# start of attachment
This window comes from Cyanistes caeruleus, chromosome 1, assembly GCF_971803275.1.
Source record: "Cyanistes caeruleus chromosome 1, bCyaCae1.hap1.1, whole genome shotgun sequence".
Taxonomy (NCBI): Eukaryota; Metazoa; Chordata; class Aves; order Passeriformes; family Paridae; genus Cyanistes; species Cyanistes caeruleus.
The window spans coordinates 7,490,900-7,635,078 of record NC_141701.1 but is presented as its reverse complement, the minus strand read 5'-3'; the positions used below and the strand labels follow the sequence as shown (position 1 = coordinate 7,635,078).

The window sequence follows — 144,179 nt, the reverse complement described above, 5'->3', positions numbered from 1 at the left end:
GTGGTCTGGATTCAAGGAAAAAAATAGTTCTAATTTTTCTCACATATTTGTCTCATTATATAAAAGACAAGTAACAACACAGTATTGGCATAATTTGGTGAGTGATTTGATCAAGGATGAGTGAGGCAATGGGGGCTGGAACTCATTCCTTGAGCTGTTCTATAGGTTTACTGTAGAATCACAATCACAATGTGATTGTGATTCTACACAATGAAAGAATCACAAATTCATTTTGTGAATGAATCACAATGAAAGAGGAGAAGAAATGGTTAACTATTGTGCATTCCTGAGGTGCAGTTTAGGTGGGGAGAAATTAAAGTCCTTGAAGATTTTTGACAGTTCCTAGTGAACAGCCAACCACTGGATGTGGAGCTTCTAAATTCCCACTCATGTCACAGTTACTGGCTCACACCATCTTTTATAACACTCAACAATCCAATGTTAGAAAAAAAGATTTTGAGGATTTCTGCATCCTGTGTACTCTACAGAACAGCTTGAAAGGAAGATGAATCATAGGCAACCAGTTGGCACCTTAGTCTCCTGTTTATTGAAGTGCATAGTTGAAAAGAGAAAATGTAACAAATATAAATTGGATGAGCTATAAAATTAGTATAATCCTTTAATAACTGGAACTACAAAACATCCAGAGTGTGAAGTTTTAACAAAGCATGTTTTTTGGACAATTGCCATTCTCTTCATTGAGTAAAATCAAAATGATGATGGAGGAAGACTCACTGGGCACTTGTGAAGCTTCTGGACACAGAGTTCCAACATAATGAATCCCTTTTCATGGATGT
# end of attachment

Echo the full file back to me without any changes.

This window comes from Cyanistes caeruleus, chromosome 1, assembly GCF_971803275.1.
Source record: "Cyanistes caeruleus chromosome 1, bCyaCae1.hap1.1, whole genome shotgun sequence".
Taxonomy (NCBI): Eukaryota; Metazoa; Chordata; class Aves; order Passeriformes; family Paridae; genus Cyanistes; species Cyanistes caeruleus.
The window spans coordinates 7,490,900-7,635,078 of record NC_141701.1 but is presented as its reverse complement, the minus strand read 5'-3'; the positions used below and the strand labels follow the sequence as shown (position 1 = coordinate 7,635,078).

The window sequence follows — 144,179 nt, the reverse complement described above, 5'->3', positions numbered from 1 at the left end:
GTGGTCTGGATTCAAGGAAAAAAATAGTTCTAATTTTTCTCACATATTTGTCTCATTATATAAAAGACAAGTAACAACACAGTATTGGCATAATTTGGTGAGTGATTTGATCAAGGATGAGTGAGGCAATGGGGGCTGGAACTCATTCCTTGAGCTGTTCTATAGGTTTACTGTAGAATCACAATCACAATGTGATTGTGATTCTACACAATGAAAGAATCACAAATTCATTTTGTGAATGAATCACAATGAAAGAGGAGAAGAAATGGTTAACTATTGTGCATTCCTGAGGTGCAGTTTAGGTGGGGAGAAATTAAAGTCCTTGAAGATTTTTGACAGTTCCTAGTGAACAGCCAACCACTGGATGTGGAGCTTCTAAATTCCCACTCATGTCACAGTTACTGGCTCACACCATCTTTTATAACACTCAACAATCCAATGTTAGAAAAAAAGATTTTGAGGATTTCTGCATCCTGTGTACTCTACAGAACAGCTTGAAAGGAAGATGAATCATAGGCAACCAGTTGGCACCTTAGTCTCCTGTTTATTGAAGTGCATAGTTGAAAAGAGAAAATGTAACAAATATAAATTGGATGAGCTATAAAATTAGTATAATCCTTTAATAACTGGAACTACAAAACATCCAGAGTGTGAAGTTTTAACAAAGCATGTTTTTTGGACAATTGCCATTCTCTTCATTGAGTAAAATCAAAATGATGATGGAGGAAGACTCACTGGGCACTTGTGAAGCTTCTGGACACAGAGTTCCAACATAATGAATCCCTTTTCATGGATGT